Post by arri bachrach
Post by arri bachrach
Sofronitsky was recorded on awful pianos, even worse than Sanchez's
Iberia.....
correct......
Post by arri bachrach
I have about 10 CDs of Sofro........ tremendous intensity and
Post by arri bachrach
emotional power
All true. A musician of fantastic imagination, emotional authenticity. . .
experiencing his playing in the concert hall must have been something apart.
regards,
SG
agree absolutely. must have been quite an experience to be at his concerts.

AB
Tom Deacon
2004-08-17 21:22:08 UTC
Permalink
On 8/17/04 12:20 PM, in article
Post by arri bachrach
Post by Tom Deacon
Post by arri bachrach
I heard him in recital when he was in his early 20s at Carnegie
Hall....... musically, a big disappoitnment and I don't remember being
especially awed by his technique which was was very good of course,
but not that outstanding
Of course not, Arri.
You only love the velvet-touch pianists.
It really does limit your scope, you know.
TD
Hofmann, my all time favorite, "velvet-touch"? Kempff and Schnabal who
I also very much admire, vevlet- touch pianists????
What an insult! Putting Schnabel and Kempff in the same boat as Josef
Hofmann! This is really an outrage, Arri.

TD
Dan Koren
2004-08-18 00:28:41 UTC
Permalink
Post by Tom Deacon
On 8/17/04 12:20 PM, in article
Post by arri bachrach
Post by Tom Deacon
Post by arri bachrach
I heard him in recital when he was in his early 20s at Carnegie
Hall....... musically, a big disappoitnment and I don't remember being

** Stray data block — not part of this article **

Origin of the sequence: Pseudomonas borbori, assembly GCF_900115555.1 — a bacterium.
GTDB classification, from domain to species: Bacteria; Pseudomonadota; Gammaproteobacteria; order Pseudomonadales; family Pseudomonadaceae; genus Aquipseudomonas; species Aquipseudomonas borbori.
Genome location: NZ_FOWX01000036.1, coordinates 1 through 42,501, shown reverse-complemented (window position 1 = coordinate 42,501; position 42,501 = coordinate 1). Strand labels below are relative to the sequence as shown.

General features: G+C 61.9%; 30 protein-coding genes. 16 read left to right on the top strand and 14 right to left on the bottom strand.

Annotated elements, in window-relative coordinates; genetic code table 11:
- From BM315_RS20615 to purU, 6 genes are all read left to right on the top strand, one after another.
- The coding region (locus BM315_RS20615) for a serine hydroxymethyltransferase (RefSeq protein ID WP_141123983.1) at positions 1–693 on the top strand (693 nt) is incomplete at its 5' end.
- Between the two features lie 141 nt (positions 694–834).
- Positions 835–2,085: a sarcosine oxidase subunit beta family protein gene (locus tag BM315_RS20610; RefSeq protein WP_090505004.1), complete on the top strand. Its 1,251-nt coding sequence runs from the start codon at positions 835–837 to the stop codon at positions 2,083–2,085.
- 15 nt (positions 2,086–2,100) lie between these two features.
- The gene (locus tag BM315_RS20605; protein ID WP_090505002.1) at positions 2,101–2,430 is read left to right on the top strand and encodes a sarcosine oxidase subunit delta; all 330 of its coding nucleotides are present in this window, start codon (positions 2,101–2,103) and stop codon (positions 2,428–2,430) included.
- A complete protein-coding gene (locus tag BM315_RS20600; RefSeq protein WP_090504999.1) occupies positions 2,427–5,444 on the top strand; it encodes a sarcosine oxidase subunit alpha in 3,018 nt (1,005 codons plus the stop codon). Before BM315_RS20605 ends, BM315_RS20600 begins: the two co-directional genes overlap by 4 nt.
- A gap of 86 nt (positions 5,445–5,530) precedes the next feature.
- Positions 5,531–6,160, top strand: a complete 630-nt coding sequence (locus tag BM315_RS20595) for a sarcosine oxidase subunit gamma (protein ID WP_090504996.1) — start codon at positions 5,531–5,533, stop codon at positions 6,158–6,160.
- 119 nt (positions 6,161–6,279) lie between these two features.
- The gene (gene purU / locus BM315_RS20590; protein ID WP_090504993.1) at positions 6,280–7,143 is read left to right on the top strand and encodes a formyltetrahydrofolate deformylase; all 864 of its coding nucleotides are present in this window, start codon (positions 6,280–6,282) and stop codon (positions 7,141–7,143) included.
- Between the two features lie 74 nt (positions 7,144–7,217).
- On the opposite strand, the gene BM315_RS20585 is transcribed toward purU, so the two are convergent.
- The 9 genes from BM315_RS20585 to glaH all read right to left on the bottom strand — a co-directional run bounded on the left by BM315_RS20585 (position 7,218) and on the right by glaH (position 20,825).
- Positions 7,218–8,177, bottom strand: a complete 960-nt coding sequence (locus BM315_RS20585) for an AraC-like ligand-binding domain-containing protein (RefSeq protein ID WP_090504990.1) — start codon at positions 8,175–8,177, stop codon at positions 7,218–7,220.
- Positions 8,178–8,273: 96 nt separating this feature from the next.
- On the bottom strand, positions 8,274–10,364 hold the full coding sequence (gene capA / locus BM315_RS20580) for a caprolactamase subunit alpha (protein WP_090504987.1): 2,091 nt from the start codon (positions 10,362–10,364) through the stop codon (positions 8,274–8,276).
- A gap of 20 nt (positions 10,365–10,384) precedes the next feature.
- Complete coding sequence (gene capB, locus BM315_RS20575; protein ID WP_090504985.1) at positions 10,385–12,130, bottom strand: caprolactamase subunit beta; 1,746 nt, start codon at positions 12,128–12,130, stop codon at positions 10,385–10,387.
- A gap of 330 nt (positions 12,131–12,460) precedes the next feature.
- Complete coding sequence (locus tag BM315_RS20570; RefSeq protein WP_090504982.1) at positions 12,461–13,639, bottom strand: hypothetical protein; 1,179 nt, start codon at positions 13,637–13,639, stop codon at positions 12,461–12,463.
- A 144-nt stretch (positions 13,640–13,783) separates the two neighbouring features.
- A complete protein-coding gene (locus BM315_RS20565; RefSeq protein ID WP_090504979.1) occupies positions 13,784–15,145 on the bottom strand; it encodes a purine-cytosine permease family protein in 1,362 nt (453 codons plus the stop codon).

especially awed by his technique which was was very good of course,
but not that outstanding
Of course not, Arri.
You only love the velvet-touch pianists.
It really does limit your scope, you know.
Hofmann, my all time favorite, "velvet-touch"? Kempff and Schnabal who
I also very much admire, vevlet- touch pianists????
What an insult! Putting Schnabel and Kempff in the same boat as Josef
Hofmann! This is really an outrage, Arri.
You know, people in tight quarters need to
make accomodations. Even go as far as sharing
a boat with someone one despises.

Incidentally, I very much doubt that Schnabel
would have shared *anything* with Kempff.



dk
arri bachrach
2004-08-19 17:56:03 UTC
Permalink
"> > > Hofmann, my all time favorite, "velvet-touch"? Kempff and
Schnabal who
Post by Dan Koren
Post by Tom Deacon
Post by arri bachrach
I also very much admire, vevlet- touch pianists????
What an insult! Putting Schnabel and Kempff in the same boat as Josef
Hofmann! This is really an outrage, Arri.
have heard worse "outrages" from you....
Post by Dan Koren
You know, people in tight quarters need to
make accomodations. Even go as far as sharing
a boat with someone one despises.
what about sharing a lifeboat???
Post by Dan Koren
Incidentally, I very much doubt that Schnabel
would have shared *anything* with Kempff.